As Democrats prepare to take the helm of Congress, few challenges loom larger than the health care crisis. Years of neglect and policies that put special interests ahead of the public interest have weakened the nation’s health and economic security. For every job created during the Bush administration, three more Americans became uninsured. Medical debt is spreading. And health costs will exceed profits in Fortune 500 firms by 2008.
Stated simply, we are paying more for less.
The new congressional leadership will undoubtedly make reversing these trends a national priority. Numerous programs that today are starved for resources need to be resuscitated. Gaps in oversight and management must be redressed. And common sense policies such as Medicare negotiation for drugs and insurance purchasing pools should be enacted.
But fixing the broken health care system may involve more than a simple act of Congress. Ensuring that all Americans have affordable, value-oriented health care means changing how we pay and what we pay for. We spend the most in the world for our health system, paying high prices in a byzantine insurance system where few limits exist. A seamless system that covers and pays for what works could rein in costs. As past proposals have shown, it is well within the power of the richest nation in the world to prevent delayed and denied care due to cost.
Obviously, creating such a system is politically difficult. Health care providers are powerful and fear change. Americans who have insurance fear losing it. Those without it cannot afford it without significant—and expensive—assistance. Business leaders don’t trust government bureaucrats to make decisions. The policy solutions themselves are complex.
But I believe the challenge is less about politics and more about the nature of health policy decisions. Health policy decisions are technical, complex, and may literally be matters of life or death. Members of Congress today are, in effect, health plan CEOs for a significant portion of the American public, determining, for example, what drugs and services are available to seniors, veterans, or low-income children. Each congressional decision has a major impact on some patient or provider group as well as other members of Congress or a family member who has experience with the diseases personally.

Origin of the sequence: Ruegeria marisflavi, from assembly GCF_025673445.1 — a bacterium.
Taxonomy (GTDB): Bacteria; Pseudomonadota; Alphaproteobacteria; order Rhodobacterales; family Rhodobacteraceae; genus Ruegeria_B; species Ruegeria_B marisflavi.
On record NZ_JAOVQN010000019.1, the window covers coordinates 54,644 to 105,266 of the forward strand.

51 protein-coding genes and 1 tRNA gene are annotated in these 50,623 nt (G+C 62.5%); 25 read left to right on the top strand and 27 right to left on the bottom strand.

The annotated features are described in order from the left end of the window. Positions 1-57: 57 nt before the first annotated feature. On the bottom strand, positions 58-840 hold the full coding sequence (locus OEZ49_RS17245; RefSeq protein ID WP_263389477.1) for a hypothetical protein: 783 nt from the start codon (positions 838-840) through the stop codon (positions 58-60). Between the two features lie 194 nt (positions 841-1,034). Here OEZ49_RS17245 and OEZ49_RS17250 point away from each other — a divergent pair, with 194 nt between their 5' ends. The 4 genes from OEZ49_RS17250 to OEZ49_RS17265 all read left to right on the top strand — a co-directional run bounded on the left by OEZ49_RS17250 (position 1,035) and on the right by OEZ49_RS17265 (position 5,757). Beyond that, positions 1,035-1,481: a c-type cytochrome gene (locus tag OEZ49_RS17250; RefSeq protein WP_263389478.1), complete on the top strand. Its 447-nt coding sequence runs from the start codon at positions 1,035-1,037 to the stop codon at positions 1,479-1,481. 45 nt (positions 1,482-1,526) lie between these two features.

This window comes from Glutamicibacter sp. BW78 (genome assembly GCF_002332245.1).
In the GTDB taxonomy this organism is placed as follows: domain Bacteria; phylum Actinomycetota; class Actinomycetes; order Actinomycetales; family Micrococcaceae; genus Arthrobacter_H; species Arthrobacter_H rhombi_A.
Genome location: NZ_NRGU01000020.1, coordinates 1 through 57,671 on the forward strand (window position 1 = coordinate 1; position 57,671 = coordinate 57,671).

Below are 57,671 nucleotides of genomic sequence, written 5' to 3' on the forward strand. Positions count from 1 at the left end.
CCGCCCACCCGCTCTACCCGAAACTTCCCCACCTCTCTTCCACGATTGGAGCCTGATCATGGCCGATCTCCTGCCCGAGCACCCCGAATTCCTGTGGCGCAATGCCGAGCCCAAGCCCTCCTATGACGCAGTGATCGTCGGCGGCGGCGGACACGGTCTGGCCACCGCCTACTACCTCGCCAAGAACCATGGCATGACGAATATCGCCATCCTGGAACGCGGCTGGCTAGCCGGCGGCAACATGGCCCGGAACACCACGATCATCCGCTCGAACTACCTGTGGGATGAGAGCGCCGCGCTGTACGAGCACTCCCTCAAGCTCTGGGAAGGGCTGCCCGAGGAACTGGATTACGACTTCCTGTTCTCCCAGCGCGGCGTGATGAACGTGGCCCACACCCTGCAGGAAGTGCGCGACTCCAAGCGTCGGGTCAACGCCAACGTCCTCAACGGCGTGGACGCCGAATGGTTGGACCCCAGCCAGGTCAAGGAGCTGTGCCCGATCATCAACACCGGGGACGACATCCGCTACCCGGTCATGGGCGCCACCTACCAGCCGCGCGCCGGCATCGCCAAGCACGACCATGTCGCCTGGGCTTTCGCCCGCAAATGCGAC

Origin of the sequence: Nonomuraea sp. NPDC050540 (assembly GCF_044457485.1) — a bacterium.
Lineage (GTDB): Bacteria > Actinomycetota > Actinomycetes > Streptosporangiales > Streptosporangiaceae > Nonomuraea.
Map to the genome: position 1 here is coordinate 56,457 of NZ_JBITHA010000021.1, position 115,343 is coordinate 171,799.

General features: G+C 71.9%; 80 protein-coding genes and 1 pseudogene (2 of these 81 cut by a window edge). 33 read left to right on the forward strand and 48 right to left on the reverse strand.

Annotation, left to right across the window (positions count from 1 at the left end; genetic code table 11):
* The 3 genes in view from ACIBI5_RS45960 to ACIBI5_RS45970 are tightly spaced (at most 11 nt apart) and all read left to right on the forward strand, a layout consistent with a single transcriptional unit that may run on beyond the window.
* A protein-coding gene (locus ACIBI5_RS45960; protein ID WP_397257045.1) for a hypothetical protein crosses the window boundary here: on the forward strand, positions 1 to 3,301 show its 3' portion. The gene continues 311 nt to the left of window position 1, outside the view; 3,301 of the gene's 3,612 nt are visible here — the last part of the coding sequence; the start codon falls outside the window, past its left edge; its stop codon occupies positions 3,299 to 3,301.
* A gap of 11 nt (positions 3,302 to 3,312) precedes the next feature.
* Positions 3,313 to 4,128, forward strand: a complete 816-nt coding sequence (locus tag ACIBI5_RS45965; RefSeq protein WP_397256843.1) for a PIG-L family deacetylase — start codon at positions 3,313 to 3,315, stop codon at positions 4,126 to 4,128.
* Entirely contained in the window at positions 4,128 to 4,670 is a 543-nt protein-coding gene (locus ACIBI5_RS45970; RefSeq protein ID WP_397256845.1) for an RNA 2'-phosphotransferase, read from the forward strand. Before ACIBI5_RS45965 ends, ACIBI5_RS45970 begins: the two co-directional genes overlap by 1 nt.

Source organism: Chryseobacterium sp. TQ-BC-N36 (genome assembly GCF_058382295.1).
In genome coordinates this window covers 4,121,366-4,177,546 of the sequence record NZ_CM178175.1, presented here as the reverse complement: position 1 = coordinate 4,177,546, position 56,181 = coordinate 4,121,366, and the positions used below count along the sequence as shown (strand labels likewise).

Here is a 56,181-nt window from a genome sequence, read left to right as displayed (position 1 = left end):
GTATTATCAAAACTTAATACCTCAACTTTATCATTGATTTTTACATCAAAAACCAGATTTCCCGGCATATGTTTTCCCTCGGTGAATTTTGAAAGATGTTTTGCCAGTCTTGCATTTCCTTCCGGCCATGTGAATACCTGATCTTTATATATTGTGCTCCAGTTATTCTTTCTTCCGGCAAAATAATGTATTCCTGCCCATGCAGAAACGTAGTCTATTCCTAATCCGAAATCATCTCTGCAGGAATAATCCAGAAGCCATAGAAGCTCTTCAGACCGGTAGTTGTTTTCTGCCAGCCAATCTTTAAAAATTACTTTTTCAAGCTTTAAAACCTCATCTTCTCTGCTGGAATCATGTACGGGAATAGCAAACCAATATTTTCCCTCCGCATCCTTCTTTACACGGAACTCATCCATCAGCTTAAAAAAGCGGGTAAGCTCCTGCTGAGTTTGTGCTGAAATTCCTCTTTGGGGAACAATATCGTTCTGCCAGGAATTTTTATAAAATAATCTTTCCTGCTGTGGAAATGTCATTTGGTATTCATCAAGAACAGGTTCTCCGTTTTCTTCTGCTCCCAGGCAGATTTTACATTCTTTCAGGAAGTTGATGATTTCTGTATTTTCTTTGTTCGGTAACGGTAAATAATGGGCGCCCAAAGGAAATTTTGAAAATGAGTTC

Yet the outcomes of congressional health care policymaking depend on circumstances—timing and leadership—resulting in a federal coverage policy that is impossible to explain, inefficient and inequitable. Congress may be challenged in rationalizing the health care system, but it could create a process for doing so. A Federal Health Reserve, modeled loosely on the Federal Reserve System, should be created to make critical, difficult health policy decisions.
Like the Fed, “Fed-Health” members would be independent, Senate-confirmed experts: clinicians, health benefit managers, health economists and researchers, and similar experts. The Federal Health Reserve would have a large staff of analysts to assess and produce the research needed for its decisions. The system would be financed through a small tap on federal health programs proportionate to their spending; these programs’ return on this investment would likely be high.
The Federal Health Reserve’s “dial” to affect policy would be its ranking of health care services. Its staff would assess the health impact and cost effectiveness of major and/or costly services. It would vote on recommendations on the ranking of such services to set model coverage and cost sharing policy. The Fed-Health could also set processes for exceptions to these rules and separate policies for vulnerable populations. By getting a handle on what we pay for, we would be able to address how much we pay: a central element in health reform.